This procedure allows the surgeon to diagnose the cause of hip pain or other problems in the joint. Some hip conditions may also be treated arthroscopically. To perform arthroscopic hip surgery in these cases, the surgeon makes additional small incisions to create access points for various arthroscopic needles, scalpels, or other special surgical tools.

Hip impingement describes a mechanical conflict, through which the normal motion play in the hip joint is disturbed and the femoral neck strikes the front rim of the socket. This leads to blocking of the hip during certain movements.

Femoroacetic impingement or hip impingement is an acquired malformation of the hip, which is one of the most common causes of coxarthrosis. The cause is bony attachments on the femur and/or on the acetabulum. Through these bony attachments impingement of the thigh bone and the bony margin occurs with movement especially during hip flexion. Repeated impingement repeatedly squeezes intervening structures such as articular cartilage and the cartilaginous lip (labrum).

Hip impingement describes a mechanical conflict, through which the normal motion play in the hip joint is disturbed and the femoral neck strikes the front rim of the cup. This leads to blocking of the hip during certain movements.

Possible causes are deposits on the femoral head in question which cause it to lose its round shape (CAM impingement). On the other hand, the acetabulum can also be twisted too much or unfavourably so that it extends too close to the joint. This disorder is also known as pincer impingement. A combination of both (so-called mixed impingement) is the most common cause. The changes in shape described cause the transition from the femoral head to femoral neck to strike the joint socket and the labrum running around the socket (joint lip). The more often such an impact occurs and the higher the speed and force involved (in certain sports, stooping, working while sitting, driving), the sooner the articular cartilage and/or the rim or the labrum are damaged. This causes the joint to become inflamed and causes pain. Over time, this mechanism can lead to hip arthrosis.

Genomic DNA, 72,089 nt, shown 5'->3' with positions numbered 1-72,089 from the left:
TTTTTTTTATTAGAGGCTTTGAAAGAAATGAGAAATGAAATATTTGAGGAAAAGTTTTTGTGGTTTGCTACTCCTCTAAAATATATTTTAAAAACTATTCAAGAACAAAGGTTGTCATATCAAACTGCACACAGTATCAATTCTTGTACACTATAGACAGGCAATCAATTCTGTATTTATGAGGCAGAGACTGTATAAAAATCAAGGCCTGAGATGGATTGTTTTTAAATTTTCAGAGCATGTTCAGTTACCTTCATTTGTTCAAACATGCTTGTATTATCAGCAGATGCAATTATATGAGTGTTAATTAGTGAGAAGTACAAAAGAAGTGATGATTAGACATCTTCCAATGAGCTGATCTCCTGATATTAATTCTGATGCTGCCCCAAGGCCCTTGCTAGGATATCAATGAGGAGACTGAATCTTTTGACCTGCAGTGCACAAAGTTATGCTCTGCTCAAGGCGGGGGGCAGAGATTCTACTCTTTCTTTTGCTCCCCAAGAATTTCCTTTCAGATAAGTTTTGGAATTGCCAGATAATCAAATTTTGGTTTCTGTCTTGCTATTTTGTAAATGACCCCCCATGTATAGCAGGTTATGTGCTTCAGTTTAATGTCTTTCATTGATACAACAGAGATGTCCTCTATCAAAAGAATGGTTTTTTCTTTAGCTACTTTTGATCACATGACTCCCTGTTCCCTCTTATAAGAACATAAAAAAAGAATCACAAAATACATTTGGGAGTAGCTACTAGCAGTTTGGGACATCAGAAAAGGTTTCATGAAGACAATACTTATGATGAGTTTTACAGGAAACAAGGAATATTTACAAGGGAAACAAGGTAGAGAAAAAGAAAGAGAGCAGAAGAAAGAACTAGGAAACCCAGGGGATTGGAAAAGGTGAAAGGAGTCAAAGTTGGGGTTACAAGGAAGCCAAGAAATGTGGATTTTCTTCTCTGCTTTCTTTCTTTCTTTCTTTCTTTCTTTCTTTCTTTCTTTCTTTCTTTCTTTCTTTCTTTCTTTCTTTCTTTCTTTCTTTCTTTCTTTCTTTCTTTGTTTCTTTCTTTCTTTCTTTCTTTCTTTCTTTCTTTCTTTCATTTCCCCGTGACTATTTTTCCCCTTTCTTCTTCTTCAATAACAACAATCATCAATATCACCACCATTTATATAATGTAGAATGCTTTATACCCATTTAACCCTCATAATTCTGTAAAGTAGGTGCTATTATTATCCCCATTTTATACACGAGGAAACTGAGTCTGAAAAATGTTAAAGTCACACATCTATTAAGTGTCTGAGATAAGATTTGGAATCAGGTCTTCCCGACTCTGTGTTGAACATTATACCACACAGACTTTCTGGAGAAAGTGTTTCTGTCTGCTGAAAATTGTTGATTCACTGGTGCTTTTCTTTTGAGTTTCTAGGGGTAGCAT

Similar to osteoarthritis, patients with hip impingement complain of hip pain in the groin area (at the front and at the side of the hip joint), which occurs initially especially during and after exercise. Deep sitting can also trigger the typical pain. Patients also often notice limited mobility of the hip joint. Later sufferers complain of severe pain during prolonged sitting and walking short distances. Blockage is already clearly noticeable at this stage.

In addition to the medical history (anamnesis) a physical examination is important at the start. During the examination, the doctor will perform a so-called provocation test. Two movements are performed simultaneously, which causes the typical groin pain. If the suspicion is confirmed, an X-ray is taken to see if the symmetry between the femoral head and the socket is present. Bony elevations are also clearly visible on the x-ray. For more detailed imaging of the soft tissues, a CT would be the method of choice.

Conservative treatment
Conservative therapy aims to alleviate hip pain and favourably influence the further course of the disease. Physiotherapeutic treatment to improve mobility is used in particular. Drug and anti-inflammatory treatment is also advised. Electrotherapy can also relieve the initial symptoms. Since this is a “mechanical problem” surgery is necessary in most cases.